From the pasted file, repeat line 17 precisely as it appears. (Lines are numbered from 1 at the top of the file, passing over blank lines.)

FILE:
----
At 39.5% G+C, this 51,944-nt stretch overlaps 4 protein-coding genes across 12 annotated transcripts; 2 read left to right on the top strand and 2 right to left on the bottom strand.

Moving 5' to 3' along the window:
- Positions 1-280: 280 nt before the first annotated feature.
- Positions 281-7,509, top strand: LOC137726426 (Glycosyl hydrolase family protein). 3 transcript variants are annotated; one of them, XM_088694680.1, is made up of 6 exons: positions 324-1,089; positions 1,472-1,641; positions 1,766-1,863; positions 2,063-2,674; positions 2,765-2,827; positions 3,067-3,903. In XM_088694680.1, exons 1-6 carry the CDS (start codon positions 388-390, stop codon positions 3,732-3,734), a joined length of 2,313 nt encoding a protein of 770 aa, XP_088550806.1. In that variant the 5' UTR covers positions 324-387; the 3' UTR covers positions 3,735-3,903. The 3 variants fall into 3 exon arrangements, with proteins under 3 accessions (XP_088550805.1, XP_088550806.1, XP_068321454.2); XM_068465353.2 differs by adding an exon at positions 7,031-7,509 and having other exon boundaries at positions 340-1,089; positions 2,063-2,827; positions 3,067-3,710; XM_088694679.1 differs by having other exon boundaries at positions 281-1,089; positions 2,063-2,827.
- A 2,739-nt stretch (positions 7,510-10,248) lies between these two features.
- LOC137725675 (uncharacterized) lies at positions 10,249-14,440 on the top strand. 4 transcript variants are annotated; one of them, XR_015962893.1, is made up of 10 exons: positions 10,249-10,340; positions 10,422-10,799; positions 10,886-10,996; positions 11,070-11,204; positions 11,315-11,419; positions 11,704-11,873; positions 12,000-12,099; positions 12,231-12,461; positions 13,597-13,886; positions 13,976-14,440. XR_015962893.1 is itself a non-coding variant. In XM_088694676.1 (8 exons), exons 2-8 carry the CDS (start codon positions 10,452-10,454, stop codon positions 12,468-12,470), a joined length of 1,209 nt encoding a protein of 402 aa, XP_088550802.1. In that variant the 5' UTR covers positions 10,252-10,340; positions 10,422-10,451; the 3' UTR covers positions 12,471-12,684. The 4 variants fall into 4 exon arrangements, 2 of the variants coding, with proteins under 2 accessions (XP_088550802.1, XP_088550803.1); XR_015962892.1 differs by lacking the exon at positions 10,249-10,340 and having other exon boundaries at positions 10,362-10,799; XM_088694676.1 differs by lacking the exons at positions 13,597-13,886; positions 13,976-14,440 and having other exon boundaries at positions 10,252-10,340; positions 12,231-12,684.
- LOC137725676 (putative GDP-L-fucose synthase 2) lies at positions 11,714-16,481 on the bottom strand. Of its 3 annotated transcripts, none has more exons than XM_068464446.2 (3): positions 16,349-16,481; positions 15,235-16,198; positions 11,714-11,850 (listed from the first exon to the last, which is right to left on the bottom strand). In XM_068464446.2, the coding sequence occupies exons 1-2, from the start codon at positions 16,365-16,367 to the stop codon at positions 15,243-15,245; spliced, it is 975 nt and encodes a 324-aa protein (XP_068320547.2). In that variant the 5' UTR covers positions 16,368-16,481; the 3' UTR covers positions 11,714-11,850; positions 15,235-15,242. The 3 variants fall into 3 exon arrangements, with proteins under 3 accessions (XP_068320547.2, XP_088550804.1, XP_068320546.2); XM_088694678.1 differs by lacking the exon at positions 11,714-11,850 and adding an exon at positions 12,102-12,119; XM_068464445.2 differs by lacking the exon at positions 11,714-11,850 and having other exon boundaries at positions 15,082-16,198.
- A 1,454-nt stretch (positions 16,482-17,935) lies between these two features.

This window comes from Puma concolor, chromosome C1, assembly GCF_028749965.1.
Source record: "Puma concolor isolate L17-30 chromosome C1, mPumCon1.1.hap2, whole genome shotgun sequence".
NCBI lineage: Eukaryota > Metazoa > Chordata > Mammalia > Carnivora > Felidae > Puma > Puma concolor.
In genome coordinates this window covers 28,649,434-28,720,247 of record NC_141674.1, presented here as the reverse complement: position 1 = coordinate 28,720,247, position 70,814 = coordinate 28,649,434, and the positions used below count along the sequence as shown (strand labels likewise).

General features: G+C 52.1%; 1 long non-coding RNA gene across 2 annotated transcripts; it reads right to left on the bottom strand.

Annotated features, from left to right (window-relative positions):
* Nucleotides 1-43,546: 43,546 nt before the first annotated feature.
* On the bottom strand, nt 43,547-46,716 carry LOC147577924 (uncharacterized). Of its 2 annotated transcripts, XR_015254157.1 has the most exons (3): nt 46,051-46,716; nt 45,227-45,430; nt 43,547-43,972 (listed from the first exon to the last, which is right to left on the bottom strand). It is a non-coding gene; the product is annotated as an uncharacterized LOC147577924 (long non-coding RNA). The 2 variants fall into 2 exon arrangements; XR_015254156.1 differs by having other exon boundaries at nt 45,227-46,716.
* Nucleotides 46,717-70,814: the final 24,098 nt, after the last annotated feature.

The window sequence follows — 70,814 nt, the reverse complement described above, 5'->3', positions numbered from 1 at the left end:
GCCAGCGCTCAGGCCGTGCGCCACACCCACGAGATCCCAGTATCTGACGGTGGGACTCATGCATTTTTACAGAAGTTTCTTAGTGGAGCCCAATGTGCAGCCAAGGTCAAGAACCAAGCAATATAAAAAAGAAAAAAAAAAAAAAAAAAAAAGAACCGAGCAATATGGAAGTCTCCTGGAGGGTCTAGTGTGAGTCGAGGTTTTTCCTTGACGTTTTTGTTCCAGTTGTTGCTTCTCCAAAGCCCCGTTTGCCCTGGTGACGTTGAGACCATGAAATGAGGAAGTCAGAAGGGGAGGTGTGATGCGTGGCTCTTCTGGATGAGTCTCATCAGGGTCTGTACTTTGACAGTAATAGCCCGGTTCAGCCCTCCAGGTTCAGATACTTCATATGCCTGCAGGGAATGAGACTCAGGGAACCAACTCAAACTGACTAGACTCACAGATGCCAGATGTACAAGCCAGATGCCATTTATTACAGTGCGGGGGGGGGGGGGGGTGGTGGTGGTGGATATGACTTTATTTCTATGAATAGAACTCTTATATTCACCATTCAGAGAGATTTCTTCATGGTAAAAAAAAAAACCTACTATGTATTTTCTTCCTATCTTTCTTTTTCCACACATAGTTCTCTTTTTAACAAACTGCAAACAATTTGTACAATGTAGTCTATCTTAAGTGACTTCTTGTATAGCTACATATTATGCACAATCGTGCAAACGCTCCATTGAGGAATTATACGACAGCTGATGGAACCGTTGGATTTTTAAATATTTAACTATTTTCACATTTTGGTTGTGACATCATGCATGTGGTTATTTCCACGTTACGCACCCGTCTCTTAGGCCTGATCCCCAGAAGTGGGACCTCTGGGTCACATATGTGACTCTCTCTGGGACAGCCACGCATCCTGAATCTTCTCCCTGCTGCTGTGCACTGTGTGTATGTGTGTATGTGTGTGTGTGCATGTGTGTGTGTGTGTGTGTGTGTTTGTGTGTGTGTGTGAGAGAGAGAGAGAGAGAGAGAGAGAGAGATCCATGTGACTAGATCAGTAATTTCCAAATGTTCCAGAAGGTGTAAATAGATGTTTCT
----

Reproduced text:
* Nucleotides 46,717-70,814: the final 24,098 nt, after the last annotated feature.